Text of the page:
Wild Things

Is It Ridiculous That I Give My Dog Prozac?

What am I doing with my life?

Photo by Stephen Chernin/Getty Images

On a recent Wednesday afternoon, I sat in line at the drive-through of our neighborhood CVS pharmacy. I was running late, the line wasn’t moving, and I needed to pick up only one prescription: my dog’s Prozac.

I was the third car in line, and the car at the front seemed to be camped out at the window, clearly negotiating something as complex as tax reform rather than just dropping off a prescription. I glanced at the clock. I was in danger of being late to pick up my daughter from her pop star class. It was a great moment for a minor mid-life crisis. This is ridiculous, I thought. Pop star class! Doggie antidepressants! What am I doing with my life? I have multiple degrees! But it was supposed to snow again the next day. I considered being cooped up with a six-year-old and my dog without his mood stabilizer. I started madly texting the other moms from the class to see if any of them could stay with my daughter if I was late. Then, as I kept waiting, I consoled myself with the idea that there were quite a few pet owners out there who could relate to me.

Nicholas Dodman of Tufts University’s Cummings School of Veterinary Medicine is an expert in behavioral pharmacology who helped pioneer the technique of giving human behavioral medications to dogs.* Vets first began prescribing Prozac for dogs around 1990, he says, and it’s likely a more common practice today than it was even 10 years ago. In 2012 alone, an estimated 2.8 million dog owners gave their dogs calming or anxiety medicines, according to the National Pet Owners Survey of the American Pet Products Association.

The first time I dropped off the dog’s prescription, the technician had been completely unfazed. Clearly she’d had non-human patients before.

“Patient’s name?” she asked.

“Um, Nino Horowitz, but he’s a dog.”

“Date of birth?”

“Well, he’s a dog. We’re not exactly sure—”

“Date of birth please?”

“Um, just put November 1, 2005.”


“Really? He’s about 80 lbs.”


“He’s a dog!”

“Does he have insurance, please?” (Now I was second-guessing myself. Was he supposed to have insurance? Was I a delinquent pet owner? Was there some provision in Obamacare I wasn’t aware of that said even pets must have coverage?)

“No,” I mumbled. “He doesn’t have insurance.”

“The prescription will be ready in an hour.” She slid the glass window firmly shut.

We’d put the dog on Prozac just recently. He was eight years old, a mutt. He looked like a lab but was white with brown ears. The friend of a former co-worker found him in a box on the side of a road one freezing December night when he was about four weeks old. We adopted him when he was 11 weeks. He had anxiety issues from day one, which manifested themselves in excessive chewing, incessant barking, and a serious dislike of most other dogs.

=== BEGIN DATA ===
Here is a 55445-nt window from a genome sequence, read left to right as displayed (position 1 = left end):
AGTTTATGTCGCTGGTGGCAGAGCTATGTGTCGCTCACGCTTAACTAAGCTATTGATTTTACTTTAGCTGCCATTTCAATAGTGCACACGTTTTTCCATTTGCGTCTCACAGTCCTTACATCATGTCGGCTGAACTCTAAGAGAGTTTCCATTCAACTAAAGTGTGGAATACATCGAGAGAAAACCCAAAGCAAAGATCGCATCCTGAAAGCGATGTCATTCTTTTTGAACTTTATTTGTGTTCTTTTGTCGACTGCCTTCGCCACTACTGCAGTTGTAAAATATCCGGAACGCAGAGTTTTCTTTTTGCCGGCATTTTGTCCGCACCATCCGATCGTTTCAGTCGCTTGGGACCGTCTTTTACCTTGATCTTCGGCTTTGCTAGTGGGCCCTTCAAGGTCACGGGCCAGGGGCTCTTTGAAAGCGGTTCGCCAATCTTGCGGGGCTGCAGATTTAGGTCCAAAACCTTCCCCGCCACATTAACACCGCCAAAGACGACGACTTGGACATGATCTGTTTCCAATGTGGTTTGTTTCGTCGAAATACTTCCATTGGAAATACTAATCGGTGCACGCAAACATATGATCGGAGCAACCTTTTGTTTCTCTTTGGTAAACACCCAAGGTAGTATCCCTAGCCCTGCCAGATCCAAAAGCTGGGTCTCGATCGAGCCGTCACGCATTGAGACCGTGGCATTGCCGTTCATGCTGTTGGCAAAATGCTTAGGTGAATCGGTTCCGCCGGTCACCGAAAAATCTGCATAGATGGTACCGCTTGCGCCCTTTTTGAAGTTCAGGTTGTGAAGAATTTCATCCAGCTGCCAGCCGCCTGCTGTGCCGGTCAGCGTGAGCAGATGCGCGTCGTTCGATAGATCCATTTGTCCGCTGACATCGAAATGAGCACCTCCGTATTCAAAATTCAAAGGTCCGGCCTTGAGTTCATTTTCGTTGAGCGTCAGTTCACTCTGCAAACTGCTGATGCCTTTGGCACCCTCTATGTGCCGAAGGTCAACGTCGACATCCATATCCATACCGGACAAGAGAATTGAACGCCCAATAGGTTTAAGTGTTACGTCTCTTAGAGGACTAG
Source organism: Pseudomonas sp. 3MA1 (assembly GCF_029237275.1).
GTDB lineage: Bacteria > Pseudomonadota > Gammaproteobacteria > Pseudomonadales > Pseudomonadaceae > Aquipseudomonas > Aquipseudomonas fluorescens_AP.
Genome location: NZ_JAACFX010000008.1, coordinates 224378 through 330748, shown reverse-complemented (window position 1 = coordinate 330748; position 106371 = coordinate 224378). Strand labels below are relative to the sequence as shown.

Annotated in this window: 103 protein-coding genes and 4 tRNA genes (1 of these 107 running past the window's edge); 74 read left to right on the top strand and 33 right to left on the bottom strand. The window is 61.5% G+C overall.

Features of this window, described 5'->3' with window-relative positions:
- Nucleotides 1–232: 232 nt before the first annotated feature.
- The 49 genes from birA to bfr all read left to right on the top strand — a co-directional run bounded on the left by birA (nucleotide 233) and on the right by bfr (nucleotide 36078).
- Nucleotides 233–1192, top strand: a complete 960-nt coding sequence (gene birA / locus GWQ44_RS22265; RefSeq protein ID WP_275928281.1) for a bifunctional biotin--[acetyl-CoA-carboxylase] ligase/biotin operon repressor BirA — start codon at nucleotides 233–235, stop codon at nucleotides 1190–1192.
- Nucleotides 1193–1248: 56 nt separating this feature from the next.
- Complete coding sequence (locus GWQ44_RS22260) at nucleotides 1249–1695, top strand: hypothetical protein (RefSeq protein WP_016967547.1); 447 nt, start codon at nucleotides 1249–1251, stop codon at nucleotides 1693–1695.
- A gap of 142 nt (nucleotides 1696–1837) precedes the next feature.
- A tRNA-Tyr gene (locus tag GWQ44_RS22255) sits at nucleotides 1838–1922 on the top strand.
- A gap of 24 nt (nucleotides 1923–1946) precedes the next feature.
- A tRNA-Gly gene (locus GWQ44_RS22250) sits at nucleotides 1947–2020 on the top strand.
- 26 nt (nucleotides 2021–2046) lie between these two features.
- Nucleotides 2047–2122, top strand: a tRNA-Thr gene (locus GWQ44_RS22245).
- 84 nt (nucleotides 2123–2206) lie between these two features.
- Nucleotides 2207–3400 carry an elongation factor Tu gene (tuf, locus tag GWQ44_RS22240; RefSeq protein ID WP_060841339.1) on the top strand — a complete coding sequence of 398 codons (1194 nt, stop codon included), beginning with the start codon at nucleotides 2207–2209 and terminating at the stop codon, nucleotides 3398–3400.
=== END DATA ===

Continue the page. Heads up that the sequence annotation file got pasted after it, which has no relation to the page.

We tried everything: obedience classes, behavioral therapists, hard-core training with former K-9 cops. We watched The Dog Whisperer obsessively. We bought him a doggie backpack, loaded its pockets with pickle jars for extra weight (as recommended by Cesar Millan), and walked him for miles. We invested in more than three types of collars (one costing $500) and even a Thunder Shirt (as seen on TV!). Nothing helped at all. The final straw was when he chewed through the plastic floor of his crate, and then not one but two doors, in an effort to escape when he was left alone for more than a couple of hours. After he’d yacked up pieces of door onto the carpet, we decided to finally try Prozac. It had always seemed somewhat ridiculous to us. But my father, a psychologist, had been hinting at it for years. It worked much better than anything we’d tried before.

Finally it was my turn at the CVS drive-through window. I groaned but dropped the $70 for his Prozac (generic).

The next morning, it was indeed snowing. My daughter’s school was closed. I sat down for a moment to check my email. The dog sat down in front of me, staring at me intently with his brown eyes. I tried to ignore him. He poked me in the knee with his big black nose. I focused on my email. He nosed me again. I tried not to look at him. He nosed me another time.

Then he walked over to our bookshelf. Sitting on it was the orange prescription bottle with his Prozac in it. He sat down, barked sharply, barked again. I recognized this behavior. He did this when he wanted a treat. My dog was begging for his meds.

What does it say about the state of our society when even our pets are begging for antidepressants, I wondered. This, I thought, was truly a first world problem. For a moment, the dogs of Sochi flashed in my mind, running rampant through the streets, just trying to find food, just trying to survive, and I felt a real qualm. Perhaps we in America really were ridiculous, over-medicating even our animals, too likely to reach for a pill as a solution to our problems, focusing on issues far beyond what was necessary for survival.

Then I looked at my dog. If he’d survived his initial abandonment, he too would have ended up on the streets. Perhaps what it says about our society when even our dogs are on Prozac is that we are lucky. Most dog owners here in America are probably like me, grateful to be in a position and place to make a difference in an animal’s life and to have the opportunity to offer it any medicine that helped it. I walked over and popped the Prozac in his mouth. He sat contentedly by the bookcase, his legs splayed, tail gently thwapping against the floor. I realized I didn’t care if it was ridiculous. I was just happy he’d stopped eating doors.

Correction, March 18, 2014: This post originally misspelled Nicholas Dodman’s last name.